Editor’s note: Ruqiya Anwar, a PhD scholar of Media and Communication Studies from Pakistan, is a researcher and socio-political analyst. The article reflects the author’s opinions and not necessarily the views of CGTN.
As the world’s focus swings to Qatar for the 2022 FIFA World Cup, the world’s most renowned corporations have entered a commercial race in which Chinese corporations are among the leading players. China Railway Construction Corporation developed and built the Lusail Stadium, which will host the final game. The athletes’ lodgings are energy-efficient mobile homes manufactured by a Chinese firm.
Through their sponsorships of the World Cup, several Chinese enterprises have made their international debut. Wanda Group, Vivo, Mengniu Dairy, and Hisense are the four Chinese companies listed on the official sponsor list for this year. Vivo, a major Chinese phone manufacturer, is the exclusive smartphone sponsor of the 2022 FIFA World Cup. For the previous 28 years, Dongguan Wagon Giftware in Guangdong province has been authorized to distribute and manufacture official goods for the FIFA World Cups, including replicas of the trophies for this year’s tournament.
Zhou Jian, Chinese ambassador in Qatar, praised his country’s contributions in the 2022 World Cup. He added that “Chinese elements are extremely prominent” and that “The Lusail Stadium has become an iconic landmark in the World Cup.” “Made in China” can be found everywhere in Qatar, from the infrastructure to the telecommunications, from the 1,500 new energy buses to the solar power plants, and from the match supplies to the souvenirs. Furthermore, the huge Qatar Stadium 974 was built with the help of China’s container giant China International Marine Containers. It is the first fully demountable stadium in the history of the FIFA World Cup.
Notably, the FIFA World Cup has marked the first time that new-energy buses served as the primary means of transportation. It will also be the first time that Chinese new-energy buses play an essential role at a major international sporting event. Additionally, buses, stadiums, air conditioners, and other items made in China are prominently displayed at the event, making it a great platform to highlight Chinese manufacturing. According to experts, this reflects China’s crucial role in the global manufacturing industrial chain and its resistance to the effects of the pandemic.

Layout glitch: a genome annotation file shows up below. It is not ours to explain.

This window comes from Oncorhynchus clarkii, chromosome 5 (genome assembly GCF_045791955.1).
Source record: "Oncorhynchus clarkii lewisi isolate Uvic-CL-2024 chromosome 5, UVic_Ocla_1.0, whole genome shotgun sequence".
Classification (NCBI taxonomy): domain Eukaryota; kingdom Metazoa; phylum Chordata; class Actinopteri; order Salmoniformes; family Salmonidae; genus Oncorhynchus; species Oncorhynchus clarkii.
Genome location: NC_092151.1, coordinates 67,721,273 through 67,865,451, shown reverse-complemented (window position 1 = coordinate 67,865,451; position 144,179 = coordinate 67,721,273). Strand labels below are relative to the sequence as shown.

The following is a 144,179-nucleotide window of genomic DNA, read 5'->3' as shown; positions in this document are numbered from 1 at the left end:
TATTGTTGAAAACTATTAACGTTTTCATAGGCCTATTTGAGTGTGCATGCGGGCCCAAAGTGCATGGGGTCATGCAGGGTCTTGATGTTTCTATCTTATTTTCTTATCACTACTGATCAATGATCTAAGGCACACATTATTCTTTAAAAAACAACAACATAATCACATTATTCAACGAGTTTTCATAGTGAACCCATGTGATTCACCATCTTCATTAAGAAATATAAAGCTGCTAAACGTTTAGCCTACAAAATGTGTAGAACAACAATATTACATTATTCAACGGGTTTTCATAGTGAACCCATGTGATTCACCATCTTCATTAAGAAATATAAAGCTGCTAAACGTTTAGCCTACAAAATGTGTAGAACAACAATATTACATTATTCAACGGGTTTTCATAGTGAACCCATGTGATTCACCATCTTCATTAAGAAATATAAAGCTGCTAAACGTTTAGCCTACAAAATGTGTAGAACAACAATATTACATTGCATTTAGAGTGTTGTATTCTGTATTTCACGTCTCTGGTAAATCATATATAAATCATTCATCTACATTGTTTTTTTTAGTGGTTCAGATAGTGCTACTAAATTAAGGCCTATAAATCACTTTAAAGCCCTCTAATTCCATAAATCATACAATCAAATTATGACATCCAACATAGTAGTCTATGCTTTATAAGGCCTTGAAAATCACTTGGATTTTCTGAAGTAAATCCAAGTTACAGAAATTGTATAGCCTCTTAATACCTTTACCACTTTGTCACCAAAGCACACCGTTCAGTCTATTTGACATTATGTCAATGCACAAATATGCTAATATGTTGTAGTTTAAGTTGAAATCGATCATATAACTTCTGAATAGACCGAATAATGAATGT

Chinese companies contribute more sponsorship revenue to the 2022 World Cup than any other country’s businesses ($1.4 billion from Chinese companies vs $1.1 billion from United States firms). Qatar’s new 10-Riyal ($2.75) banknote features the Lusail Stadium, the first World Cup venue ever built by a Chinese company. Almost 70 percent of all the items used in Qatar are manufactured in Yiwu, including flags from the 32 participating countries, cheering trumpets and whistles, soccer balls, shirts, scarves, and World Cup decorations.
“Made in China” is playing a more and more important role on the global stage. Recently, the first Chinese-made high-speed trains debuted on the Jakarta-Bandung bullet train route. Many international markets have shown great interest in Chinese heating products, such as cold-resistant clothes, small gadgets, and electric blankets. Information gathered from the China Association of Automobile Manufacturers shows that the exports of new energy cars from China have surged by more than 100 percent year-over-year through the first three quarters of this year. In addition, wind power equipment, petascale supercomputers, and other Chinese items have risen to the forefront of technology.
Intelligent manufacturing is trending in China’s industrial sector. Moreover, through various laws and financial incentives, the Chinese government also assists manufacturers in promoting intelligent manufacturing. Consequently, China’s manufacturing sector is expanding, impacting the global industrial chain and the supply chain’s stability.
China’s manufacturing sector is accelerating its greening and intellectualization, which has played a crucial part in smart manufacturing under the China’s Belt and Road Initiative. Additionally, Beijing plans to establish “little giants” in the realm of industrial technology, including small and medium-sized companies that specialize in a particular field and are competitive on a global scale. It also seeks to lessen its reliance on foreign corporations.
Chinese firms export products and services packed with cutting-edge technology, laying the groundwork for Chinese manufacturing to reach the global high-end product market. It will boost faith in Chinese manufacturing. The United States and other countries have also emphasized advanced manufacturing, but the development is relative slow. With the rapid integration of digital technology and production, Chinese companies will ascend the high-end value chain, transforming “Made in China” into “intelligent manufacturing.”
This article is originally published at cgtn.com